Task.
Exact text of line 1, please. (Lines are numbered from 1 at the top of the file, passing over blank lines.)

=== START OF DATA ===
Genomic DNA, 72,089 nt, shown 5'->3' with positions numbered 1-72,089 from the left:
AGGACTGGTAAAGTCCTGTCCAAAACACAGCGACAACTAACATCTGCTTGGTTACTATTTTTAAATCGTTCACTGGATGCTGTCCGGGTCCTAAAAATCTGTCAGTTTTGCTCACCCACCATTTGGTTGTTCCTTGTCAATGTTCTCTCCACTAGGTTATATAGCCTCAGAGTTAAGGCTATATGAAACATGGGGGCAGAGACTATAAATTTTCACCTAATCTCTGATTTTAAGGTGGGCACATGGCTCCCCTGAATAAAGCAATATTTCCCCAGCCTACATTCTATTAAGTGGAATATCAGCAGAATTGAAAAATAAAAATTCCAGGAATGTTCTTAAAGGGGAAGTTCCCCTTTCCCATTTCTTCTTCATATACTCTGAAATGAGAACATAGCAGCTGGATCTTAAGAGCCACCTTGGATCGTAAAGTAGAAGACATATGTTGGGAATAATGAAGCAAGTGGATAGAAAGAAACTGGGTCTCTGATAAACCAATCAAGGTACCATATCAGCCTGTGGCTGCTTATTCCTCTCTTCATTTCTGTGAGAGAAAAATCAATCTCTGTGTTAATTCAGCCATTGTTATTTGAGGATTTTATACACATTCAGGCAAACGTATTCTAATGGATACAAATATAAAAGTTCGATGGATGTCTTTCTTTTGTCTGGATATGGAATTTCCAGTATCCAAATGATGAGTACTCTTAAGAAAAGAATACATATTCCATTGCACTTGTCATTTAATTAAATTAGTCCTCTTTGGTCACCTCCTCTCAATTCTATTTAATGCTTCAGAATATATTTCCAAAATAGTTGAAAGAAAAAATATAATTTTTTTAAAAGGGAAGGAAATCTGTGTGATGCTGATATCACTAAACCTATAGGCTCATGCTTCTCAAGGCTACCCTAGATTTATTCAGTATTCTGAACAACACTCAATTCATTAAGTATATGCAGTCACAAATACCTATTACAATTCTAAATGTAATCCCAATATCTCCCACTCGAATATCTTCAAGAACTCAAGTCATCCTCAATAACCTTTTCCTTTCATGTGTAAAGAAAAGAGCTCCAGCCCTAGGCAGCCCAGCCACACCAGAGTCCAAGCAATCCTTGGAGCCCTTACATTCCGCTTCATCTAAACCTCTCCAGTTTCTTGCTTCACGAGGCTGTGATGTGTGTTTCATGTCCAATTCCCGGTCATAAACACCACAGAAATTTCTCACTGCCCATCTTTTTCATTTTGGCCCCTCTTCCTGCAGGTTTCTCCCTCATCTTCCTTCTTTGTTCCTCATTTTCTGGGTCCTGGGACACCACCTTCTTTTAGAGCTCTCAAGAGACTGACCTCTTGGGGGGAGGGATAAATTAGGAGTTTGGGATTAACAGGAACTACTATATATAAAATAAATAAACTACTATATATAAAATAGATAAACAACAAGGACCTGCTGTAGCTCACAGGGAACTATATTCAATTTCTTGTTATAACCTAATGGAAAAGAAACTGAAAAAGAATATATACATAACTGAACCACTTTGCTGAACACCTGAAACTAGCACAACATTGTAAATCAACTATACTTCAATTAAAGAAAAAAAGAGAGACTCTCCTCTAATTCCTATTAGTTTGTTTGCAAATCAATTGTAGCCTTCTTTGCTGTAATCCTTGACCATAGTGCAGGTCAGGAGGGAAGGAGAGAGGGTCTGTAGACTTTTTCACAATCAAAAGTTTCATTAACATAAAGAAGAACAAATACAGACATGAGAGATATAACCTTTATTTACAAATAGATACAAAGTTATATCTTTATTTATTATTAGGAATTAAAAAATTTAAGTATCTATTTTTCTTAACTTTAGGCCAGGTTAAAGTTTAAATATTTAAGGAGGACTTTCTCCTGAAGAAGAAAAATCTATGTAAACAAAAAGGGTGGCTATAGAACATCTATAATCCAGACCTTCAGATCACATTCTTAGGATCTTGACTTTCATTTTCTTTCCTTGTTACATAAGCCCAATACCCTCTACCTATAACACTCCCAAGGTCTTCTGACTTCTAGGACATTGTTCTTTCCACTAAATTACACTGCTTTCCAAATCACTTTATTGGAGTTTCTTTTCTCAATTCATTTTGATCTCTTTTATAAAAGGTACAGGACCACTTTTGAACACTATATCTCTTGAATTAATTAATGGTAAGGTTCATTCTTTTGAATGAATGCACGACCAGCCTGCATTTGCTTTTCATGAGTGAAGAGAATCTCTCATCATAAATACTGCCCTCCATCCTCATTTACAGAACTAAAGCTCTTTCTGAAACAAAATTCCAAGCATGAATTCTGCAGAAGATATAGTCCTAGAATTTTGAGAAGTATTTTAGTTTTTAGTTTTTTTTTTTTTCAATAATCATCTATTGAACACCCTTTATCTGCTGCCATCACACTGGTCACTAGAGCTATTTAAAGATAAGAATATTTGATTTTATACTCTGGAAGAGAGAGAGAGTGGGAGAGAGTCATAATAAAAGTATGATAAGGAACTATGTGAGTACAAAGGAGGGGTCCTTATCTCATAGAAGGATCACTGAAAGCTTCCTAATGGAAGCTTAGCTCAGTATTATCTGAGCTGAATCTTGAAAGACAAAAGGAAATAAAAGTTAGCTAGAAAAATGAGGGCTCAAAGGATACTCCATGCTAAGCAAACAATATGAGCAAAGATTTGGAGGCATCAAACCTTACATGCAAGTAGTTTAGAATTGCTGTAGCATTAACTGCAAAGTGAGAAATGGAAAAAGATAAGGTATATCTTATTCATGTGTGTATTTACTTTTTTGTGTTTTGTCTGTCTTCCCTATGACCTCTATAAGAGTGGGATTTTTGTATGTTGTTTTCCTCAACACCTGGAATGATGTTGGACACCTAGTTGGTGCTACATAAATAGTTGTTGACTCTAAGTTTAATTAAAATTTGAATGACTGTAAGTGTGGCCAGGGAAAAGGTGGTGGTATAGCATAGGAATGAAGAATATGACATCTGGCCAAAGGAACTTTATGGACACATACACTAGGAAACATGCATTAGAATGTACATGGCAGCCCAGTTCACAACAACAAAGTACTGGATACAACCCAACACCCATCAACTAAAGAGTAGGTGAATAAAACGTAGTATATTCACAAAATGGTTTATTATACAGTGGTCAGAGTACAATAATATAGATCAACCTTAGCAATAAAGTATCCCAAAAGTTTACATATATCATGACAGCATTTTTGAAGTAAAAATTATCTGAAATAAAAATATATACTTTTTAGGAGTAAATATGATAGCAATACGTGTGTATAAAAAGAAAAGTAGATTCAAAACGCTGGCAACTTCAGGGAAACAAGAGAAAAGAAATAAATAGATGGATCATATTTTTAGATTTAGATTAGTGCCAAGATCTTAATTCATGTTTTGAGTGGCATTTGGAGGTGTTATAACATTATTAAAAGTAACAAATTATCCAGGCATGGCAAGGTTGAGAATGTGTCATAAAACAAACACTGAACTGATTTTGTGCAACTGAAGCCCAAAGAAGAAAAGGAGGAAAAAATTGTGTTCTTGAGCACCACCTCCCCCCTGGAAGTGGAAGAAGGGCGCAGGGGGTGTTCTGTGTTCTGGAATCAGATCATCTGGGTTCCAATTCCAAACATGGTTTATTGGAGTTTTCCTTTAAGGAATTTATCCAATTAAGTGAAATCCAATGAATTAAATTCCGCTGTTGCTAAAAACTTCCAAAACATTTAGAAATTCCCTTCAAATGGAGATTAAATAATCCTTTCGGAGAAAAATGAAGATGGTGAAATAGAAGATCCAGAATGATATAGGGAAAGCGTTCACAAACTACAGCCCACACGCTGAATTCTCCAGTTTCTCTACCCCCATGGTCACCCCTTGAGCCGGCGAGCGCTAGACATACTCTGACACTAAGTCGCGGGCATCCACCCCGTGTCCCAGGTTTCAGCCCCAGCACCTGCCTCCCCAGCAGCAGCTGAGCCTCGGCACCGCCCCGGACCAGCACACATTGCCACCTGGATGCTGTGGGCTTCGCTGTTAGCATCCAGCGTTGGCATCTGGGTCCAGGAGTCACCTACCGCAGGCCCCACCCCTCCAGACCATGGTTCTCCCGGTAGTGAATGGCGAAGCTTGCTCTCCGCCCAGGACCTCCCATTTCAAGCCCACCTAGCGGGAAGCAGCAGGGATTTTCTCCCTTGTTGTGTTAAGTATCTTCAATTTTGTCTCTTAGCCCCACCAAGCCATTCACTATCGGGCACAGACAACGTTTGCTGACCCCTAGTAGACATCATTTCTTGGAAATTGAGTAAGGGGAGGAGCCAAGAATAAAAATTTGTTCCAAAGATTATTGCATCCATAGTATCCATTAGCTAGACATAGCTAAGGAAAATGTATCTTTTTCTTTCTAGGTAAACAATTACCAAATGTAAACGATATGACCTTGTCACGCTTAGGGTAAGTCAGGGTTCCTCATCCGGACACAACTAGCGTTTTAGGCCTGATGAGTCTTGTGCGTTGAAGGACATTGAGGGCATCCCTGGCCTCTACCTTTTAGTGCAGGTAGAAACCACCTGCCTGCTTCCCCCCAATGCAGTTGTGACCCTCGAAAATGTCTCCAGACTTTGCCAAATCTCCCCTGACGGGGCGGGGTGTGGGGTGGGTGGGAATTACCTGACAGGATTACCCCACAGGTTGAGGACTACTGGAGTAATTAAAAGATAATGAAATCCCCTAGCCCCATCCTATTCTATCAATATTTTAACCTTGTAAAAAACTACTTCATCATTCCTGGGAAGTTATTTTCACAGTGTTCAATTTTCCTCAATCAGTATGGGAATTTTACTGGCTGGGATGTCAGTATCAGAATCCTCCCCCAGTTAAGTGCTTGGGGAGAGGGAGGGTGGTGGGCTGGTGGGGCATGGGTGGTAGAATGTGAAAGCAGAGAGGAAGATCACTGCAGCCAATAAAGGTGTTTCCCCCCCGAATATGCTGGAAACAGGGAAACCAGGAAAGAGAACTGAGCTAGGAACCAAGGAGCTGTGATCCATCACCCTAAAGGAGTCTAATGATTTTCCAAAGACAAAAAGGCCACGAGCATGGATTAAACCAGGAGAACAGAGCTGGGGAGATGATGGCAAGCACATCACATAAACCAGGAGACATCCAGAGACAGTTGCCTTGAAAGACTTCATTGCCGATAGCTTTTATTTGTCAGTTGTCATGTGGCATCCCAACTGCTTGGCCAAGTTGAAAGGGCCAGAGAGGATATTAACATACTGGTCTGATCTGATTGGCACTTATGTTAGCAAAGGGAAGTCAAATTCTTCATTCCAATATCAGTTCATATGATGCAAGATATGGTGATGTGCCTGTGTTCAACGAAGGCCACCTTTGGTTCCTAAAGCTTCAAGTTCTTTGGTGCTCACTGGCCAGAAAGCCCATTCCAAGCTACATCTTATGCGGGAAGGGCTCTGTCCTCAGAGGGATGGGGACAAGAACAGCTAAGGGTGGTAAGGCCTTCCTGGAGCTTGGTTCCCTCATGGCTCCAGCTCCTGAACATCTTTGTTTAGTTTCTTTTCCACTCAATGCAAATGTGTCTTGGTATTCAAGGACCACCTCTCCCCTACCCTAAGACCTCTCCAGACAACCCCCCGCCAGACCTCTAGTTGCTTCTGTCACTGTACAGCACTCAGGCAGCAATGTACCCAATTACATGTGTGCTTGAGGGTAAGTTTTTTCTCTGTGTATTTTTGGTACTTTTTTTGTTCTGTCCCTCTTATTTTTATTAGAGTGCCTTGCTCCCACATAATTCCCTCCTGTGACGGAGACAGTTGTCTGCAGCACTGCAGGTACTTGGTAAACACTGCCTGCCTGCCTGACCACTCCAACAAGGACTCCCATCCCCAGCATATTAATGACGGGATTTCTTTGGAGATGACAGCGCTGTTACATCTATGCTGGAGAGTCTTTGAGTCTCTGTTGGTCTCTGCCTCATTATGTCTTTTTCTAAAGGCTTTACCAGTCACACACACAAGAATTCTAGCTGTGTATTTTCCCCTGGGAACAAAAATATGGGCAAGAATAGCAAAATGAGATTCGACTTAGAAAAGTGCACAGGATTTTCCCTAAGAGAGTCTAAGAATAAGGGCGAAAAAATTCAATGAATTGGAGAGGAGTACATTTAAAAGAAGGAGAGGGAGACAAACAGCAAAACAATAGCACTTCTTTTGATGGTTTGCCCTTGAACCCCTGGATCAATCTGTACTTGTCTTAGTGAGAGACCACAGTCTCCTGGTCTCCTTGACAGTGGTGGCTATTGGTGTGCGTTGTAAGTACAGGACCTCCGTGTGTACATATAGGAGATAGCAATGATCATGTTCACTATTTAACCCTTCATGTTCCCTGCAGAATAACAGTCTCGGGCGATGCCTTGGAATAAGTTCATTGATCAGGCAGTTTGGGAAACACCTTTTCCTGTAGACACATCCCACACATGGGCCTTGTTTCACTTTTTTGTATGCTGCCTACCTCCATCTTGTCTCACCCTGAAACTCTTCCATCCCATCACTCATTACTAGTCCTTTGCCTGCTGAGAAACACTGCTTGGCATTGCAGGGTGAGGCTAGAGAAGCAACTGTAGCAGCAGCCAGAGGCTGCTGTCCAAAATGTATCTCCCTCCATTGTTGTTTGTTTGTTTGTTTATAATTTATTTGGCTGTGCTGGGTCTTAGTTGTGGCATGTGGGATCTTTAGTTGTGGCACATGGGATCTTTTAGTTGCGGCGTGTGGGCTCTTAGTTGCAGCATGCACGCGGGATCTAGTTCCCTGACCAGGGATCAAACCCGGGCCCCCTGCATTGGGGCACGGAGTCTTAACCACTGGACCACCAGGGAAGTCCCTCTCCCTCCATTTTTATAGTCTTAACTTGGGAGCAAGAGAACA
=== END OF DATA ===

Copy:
Genomic DNA, 72,089 nt, shown 5'->3' with positions numbered 1-72,089 from the left: